“If you’re going to remove the statue, you’ve got to move it to a place of equal prominence. And anyone who does the merest traffic count in Athens can understand they’re not doing that,” O’Toole said. “The intention is clearly concealment. They want to obliterate Georgia’s history.”

Girtz said the county is poised to argue that “prominence” is a vague term that can also account for traits such as historical significance and uniqueness.

“We must contemplate more than just how many vehicles pass a certain spot,” he said.

Other communities have taken a different approach to downplay the monuments. Macon Mayor Robert Reichert allowed artists to install a large plywood frame around the pedestal of a monument to an unnamed Confederate soldier shortly after it was defaced with graffiti.

Artists adorned it with a giant heart, a black power fist and other images designed to prevent the statue from being defaced again while, organizers said, presenting a contrast to the 11-foot tall stone soldier standing above, armed and facing north.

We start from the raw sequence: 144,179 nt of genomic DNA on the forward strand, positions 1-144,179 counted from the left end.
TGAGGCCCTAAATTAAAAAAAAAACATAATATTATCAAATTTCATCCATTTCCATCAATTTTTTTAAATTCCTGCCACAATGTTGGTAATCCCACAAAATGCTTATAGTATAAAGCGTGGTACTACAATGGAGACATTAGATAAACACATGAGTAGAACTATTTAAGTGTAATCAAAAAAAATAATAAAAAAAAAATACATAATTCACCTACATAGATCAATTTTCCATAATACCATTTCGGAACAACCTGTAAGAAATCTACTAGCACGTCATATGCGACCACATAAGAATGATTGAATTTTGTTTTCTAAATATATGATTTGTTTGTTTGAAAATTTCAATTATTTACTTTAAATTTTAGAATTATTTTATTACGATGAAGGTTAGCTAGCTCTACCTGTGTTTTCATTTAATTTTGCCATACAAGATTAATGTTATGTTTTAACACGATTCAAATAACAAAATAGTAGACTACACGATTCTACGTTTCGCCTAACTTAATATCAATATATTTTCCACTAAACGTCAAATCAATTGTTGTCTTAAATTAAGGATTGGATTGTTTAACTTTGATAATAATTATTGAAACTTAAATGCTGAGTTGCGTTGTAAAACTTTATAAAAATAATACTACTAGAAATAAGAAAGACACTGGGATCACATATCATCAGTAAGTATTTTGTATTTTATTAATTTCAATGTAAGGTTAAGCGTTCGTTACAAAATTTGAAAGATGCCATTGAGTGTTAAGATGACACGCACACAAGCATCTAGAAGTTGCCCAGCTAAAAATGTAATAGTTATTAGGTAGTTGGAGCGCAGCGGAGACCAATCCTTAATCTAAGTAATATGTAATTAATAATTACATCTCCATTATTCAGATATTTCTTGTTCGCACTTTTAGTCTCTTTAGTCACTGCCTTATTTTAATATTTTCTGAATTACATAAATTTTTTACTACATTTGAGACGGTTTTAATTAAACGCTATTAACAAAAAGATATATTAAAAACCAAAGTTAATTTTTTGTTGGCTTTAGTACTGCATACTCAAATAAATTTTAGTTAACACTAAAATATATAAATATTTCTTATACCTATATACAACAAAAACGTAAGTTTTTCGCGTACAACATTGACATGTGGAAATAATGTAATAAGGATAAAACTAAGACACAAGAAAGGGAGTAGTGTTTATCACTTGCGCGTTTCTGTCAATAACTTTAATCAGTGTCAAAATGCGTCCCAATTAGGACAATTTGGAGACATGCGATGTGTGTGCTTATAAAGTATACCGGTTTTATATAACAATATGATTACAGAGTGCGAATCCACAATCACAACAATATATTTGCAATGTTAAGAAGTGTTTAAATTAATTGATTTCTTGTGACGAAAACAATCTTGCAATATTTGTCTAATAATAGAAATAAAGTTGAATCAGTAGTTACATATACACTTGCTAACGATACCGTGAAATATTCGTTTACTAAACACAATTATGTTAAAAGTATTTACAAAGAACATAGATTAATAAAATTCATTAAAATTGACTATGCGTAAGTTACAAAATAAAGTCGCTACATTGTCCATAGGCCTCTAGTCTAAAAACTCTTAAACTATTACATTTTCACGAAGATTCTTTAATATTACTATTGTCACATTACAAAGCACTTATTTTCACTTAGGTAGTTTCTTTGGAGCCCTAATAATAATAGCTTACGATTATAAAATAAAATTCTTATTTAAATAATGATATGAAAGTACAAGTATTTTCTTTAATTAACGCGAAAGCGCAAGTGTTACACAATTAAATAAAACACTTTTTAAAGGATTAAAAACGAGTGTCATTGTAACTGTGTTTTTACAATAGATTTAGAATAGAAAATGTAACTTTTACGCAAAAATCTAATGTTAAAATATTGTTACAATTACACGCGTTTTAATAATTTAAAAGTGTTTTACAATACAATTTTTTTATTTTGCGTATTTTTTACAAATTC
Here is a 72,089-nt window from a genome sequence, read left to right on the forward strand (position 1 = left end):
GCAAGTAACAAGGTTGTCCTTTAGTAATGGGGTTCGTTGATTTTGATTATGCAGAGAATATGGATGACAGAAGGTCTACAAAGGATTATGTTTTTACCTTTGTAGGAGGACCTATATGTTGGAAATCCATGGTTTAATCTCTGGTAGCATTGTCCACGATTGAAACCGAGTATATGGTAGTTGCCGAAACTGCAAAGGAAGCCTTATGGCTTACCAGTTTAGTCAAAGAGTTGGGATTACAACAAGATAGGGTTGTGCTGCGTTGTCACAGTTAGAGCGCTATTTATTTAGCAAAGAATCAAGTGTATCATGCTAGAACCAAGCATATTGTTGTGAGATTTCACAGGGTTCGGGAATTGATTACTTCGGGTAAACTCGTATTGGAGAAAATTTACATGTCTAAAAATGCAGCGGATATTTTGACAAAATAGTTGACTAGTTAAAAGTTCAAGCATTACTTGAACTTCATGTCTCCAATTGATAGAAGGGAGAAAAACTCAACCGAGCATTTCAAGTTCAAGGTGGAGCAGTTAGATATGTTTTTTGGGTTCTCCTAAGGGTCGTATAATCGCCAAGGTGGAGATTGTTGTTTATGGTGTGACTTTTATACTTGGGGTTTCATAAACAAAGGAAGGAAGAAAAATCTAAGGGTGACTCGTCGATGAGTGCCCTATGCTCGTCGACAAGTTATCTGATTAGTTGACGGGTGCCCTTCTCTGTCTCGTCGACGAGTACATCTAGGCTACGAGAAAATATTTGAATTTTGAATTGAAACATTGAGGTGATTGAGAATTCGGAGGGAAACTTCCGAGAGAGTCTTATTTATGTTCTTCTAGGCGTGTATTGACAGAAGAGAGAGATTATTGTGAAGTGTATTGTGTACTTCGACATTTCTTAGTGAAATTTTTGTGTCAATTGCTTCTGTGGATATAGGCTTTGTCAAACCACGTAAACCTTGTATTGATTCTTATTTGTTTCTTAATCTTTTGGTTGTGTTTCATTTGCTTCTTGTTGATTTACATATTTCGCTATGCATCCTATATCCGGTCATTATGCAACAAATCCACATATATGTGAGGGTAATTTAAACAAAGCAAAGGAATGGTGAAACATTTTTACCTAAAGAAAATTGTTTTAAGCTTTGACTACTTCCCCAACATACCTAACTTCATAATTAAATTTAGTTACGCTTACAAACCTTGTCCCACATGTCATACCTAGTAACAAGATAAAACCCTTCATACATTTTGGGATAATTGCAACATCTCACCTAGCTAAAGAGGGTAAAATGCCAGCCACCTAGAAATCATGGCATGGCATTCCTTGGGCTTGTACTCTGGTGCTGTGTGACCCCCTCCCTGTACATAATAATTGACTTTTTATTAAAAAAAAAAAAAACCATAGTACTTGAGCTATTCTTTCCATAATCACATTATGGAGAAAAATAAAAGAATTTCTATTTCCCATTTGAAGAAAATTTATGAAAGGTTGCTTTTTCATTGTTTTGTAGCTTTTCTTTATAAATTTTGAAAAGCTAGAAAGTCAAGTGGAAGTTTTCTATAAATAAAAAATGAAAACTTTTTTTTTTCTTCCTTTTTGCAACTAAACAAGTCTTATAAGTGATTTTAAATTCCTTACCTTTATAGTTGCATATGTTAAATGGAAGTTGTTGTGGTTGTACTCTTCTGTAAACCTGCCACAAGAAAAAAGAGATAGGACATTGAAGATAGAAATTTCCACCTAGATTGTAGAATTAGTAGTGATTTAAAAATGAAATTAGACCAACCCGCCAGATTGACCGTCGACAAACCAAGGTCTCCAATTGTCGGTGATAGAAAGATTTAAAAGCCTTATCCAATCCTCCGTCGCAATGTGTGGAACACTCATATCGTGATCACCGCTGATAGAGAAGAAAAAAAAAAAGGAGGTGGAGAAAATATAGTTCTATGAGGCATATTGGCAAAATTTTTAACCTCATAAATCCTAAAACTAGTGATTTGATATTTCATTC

The northwest Georgia city of Rome has held emotional meetings about the fate of a statue of Nathan Bedford Forrest, a Confederate general and founder of the Ku Klux Klan, near a cemetery. Dueling petitions to save or scrap the monument have attracted droves of signatures.

And the great-great-granddaughter of Lafayette McLaws, a Confederate general, offered to buy his Forsyth Park bust from the city of Savannah after it was adorned with a KKK hood and a black power fist earlier this month.

“Now these memorials instead of serving as silent teachers have become embarrassments to the city of Savannah,” Gertrude McLaws Helms wrote Savannah Mayor Van Johnson. “The city is no longer able or maybe even willing to protect them.”

‘We cannot erase them’

Georgia’s new law was passed at the urging of Republicans who said it would protect war memorials — they tried to train the focus mostly on World War II monuments — from damage by imposing stiffer penalties on vandals.

When Kemp signed it into law last year, he made no direct mention of the Civil War, though he acknowledged "there are monuments in our history that do not reflect our values."